Several technical solutions have been proposed to reduce NOx emissions from stationary sources with oxygen present, and many have been put into operation. These include combustion modifications, gas scrubbing, noncatalytic reduction, nonselective catalytic reduction, and selective catalytic reduction (SCR).
SCR processes have been documented in literature and patents for several years. These involve mixing ammonia gas with hot exhaust gases prior to flow through a catalytic packed bed or monolith converter wherein an overall reaction such as (1) is carried out at better than 80% conversion:
4NH3 +6NO→5N2 +6H2 O (1)
Reaction (1) is not exact, nor is it representative of a specific single surface reaction. Other products such as N2 O and NO2 may be made.
There is no universal agreement about the fundamental reaction steps in the SCR, i.e., the reaction mechanism, and it may differ depending on catalyst type and temperature as well as gas composition. However, evidence seems to support a two-step process where reactions (2) and (3) occur in parallel.
NO+1/2O2 →NO2 ( 2)
6NO2 +8NH3 →7N2 +12H2 O (3)
Various authors have noted that the reduction of NO requires the presence of oxygen and that the reduction of NO2 does not, and the latter is a much easier reaction to carry out. It is believed that reaction (2) is the rate limiting step. However, all SCR processes disclosed so far involve passing the ammonia/exhaust gas mixture over a catalyst bed such that the above reactions must occur in parallel on the same catalyst under the same operating conditions in order to achieve overall reaction (1).
Many catalysts have been disclosed for SCR processes. One useful classification is between noble and base metals. SCR processes with noble metals (Pt, mainly) can run at lower temperatures and higher space velocities than those using base metals. Noble metal processes, typically run in the 180°-250° C. range, are limited on the low end by a tendency to form the potentially explosive ammonium nitrate and on the high end by a tendency to oxidize ammonia back to NOx. Base metal processes, typically run at 300°-450° C., are limited by rate on the low end and ammonia oxidation on the high end.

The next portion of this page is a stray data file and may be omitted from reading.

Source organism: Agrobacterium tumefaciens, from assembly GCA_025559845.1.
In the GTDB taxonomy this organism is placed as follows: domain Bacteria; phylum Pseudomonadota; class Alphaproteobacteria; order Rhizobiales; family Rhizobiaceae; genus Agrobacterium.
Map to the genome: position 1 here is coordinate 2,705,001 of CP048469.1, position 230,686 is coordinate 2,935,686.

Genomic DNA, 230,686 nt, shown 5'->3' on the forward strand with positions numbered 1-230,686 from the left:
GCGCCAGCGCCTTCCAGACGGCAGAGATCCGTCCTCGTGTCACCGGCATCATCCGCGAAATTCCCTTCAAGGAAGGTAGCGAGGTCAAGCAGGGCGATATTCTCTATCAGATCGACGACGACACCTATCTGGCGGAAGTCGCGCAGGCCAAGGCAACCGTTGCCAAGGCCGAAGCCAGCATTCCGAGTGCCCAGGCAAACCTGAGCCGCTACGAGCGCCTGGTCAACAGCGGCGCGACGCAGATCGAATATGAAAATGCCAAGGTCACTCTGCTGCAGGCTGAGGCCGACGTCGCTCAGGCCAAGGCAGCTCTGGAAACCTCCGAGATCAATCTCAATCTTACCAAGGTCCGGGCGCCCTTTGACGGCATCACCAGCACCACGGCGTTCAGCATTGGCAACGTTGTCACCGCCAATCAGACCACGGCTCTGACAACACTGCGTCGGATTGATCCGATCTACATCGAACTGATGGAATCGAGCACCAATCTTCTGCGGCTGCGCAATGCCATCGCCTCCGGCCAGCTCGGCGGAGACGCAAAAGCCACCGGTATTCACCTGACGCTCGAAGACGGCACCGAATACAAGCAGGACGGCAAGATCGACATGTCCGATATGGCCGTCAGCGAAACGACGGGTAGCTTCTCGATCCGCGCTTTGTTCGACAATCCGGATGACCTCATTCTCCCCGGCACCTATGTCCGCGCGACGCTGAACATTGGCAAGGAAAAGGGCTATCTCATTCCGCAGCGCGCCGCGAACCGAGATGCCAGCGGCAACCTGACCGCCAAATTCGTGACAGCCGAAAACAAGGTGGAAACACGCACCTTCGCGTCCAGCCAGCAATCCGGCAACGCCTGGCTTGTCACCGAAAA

The thermodynamic equilibrium of reaction (2), believed to be the rate-limiting step, has an important effect on the reaction rate. Equilibrium curves for various oxygen levels at one atmosphere are shown in FIG. 2. These show that in the temperature range of existing SCR processes, there is a significant limitation on the production of NO2 from NO at any point in the reactor.
The present disclosure takes these facts into account in outlining an SCR process that is more economical than those heretofore disclosed.
Reference may be had to the patent to Tadokoro et al U.S. Pat. No. 4,278,639 for one form of apparatus in which the process of this invention may be carried out. This reference discloses a catalytic converter which comprises a casing having an inlet and an outlet, and at least two separate catalyst carriers within the casing. Different catalysts may be provided in the respective catalyst carriers, preferably a reduction catalyst in the first carrier and an oxidation catalyst in the second. A spacer ring is provided for connecting the catalyst carriers together in longitudinally spaced and aligned relation to each other to provide a single unitary structure of catalyst carriers. A cushioning layer is provided between the unitary structure and the casing. Other U.S. patents of interest in this field are the patents to Retallick 4,301,039; 4,402,871; 4,597,262 and 4,576,800.